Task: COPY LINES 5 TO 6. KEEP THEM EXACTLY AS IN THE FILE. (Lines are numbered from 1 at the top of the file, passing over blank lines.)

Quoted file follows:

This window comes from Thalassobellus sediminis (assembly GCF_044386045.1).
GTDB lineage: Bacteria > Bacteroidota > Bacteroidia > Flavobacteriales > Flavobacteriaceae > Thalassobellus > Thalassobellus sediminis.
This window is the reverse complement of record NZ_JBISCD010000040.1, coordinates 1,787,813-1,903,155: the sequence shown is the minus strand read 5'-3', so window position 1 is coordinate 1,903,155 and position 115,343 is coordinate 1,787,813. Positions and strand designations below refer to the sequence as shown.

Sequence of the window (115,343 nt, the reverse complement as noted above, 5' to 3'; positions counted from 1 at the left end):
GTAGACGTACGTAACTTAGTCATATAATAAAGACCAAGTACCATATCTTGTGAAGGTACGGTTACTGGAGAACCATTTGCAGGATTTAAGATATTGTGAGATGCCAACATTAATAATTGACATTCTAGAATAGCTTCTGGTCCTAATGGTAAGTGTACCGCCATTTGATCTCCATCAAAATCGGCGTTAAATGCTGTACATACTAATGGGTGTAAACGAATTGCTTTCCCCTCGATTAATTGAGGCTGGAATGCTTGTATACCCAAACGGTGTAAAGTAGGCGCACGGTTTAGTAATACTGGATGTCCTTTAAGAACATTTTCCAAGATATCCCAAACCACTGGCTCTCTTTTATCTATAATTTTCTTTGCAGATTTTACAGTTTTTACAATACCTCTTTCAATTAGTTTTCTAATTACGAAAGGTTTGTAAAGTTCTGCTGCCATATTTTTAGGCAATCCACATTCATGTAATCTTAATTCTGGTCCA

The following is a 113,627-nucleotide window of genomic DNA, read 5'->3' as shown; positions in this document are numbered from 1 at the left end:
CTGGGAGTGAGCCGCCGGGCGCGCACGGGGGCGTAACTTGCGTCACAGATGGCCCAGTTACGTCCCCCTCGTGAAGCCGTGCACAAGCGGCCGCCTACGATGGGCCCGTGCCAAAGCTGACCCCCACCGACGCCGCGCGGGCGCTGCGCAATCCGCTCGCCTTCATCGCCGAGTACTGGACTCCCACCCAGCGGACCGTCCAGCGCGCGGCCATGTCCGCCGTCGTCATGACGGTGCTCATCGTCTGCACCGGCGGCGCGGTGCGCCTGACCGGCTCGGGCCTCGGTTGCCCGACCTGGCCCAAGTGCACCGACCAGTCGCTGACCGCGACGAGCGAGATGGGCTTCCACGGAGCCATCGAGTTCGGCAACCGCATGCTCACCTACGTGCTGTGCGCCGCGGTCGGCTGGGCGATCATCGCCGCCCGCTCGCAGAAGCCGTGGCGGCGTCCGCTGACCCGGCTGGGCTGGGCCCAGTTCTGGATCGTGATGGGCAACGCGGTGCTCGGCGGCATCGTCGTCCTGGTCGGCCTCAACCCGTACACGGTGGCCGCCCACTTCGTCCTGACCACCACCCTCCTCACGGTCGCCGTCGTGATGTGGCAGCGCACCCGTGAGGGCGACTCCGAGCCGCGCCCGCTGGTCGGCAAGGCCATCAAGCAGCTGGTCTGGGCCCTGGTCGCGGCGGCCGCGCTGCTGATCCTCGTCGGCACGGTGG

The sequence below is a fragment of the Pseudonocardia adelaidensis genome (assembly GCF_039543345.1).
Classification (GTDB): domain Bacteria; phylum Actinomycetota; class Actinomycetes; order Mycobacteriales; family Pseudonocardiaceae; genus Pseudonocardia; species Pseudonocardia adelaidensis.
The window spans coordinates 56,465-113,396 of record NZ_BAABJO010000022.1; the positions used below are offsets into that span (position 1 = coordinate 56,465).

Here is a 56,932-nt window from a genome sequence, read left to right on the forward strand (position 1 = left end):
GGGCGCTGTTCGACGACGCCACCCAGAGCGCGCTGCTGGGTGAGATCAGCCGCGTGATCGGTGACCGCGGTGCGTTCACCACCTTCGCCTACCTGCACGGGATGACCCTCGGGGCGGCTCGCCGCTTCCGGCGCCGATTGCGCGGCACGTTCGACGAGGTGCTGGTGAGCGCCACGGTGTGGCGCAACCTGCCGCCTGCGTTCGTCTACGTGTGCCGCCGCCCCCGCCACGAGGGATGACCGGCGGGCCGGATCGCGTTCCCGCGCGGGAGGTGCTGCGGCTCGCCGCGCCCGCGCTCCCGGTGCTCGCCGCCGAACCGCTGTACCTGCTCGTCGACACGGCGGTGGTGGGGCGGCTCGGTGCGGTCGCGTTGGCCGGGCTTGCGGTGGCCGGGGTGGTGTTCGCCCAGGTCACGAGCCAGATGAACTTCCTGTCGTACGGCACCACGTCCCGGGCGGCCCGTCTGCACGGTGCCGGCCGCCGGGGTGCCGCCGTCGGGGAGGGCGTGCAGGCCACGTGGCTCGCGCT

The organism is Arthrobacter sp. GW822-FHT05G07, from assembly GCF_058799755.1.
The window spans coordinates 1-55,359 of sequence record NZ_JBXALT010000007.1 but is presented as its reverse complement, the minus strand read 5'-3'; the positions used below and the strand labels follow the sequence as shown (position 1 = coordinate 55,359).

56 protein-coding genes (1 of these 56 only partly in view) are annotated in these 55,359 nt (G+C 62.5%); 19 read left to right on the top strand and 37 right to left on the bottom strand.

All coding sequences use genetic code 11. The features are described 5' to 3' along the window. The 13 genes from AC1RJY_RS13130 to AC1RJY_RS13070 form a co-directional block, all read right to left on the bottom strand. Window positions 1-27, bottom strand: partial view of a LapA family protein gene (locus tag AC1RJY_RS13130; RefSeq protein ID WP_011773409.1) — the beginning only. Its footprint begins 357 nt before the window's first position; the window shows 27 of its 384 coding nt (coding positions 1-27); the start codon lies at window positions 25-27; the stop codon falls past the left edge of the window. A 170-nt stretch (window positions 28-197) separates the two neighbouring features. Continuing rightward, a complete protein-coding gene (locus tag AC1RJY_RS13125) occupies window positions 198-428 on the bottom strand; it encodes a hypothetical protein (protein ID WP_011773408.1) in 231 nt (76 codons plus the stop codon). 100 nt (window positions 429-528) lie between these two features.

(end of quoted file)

GTAGACGTACGTAACTTAGTCATATAATAAAGACCAAGTACCATATCTTGTGAAGGTACGGTTACTGGAGAACCATTTGCAGGATTTAAGATATTGTGAGATGCCAACATTAATAATTGACATTCTAGAATAGCTTCTGGTCCTAATGGTAAGTGTACCGCCATTTGATCTCCATCAAAATCGGCGTTAAATGCTGTACATACTAATGGGTGTAAACGAATTGCTTTCCCCTCGATTAATTGAGGCTGGAATGCTTGTATACCCAAACGGTGTAAAGTAGGCGCACGGTTTAGTAATACTGGATGTCCTTTAAGAACATTTTCCAAGATATCCCAAACCACTGGCTCTCTTTTATCTATAATTTTCTTTGCAGATTTTACAGTTTTTACAATACCTCTTTCAATTAGTTTTCTAATTACGAAAGGTTTGTAAAGTTCTGCTGCCATATTTTTAGGCAATCCACATTCATGTAATCTTAATTCTGGTCCA

The following is a 113,627-nucleotide window of genomic DNA, read 5'->3' as shown; positions in this document are numbered from 1 at the left end: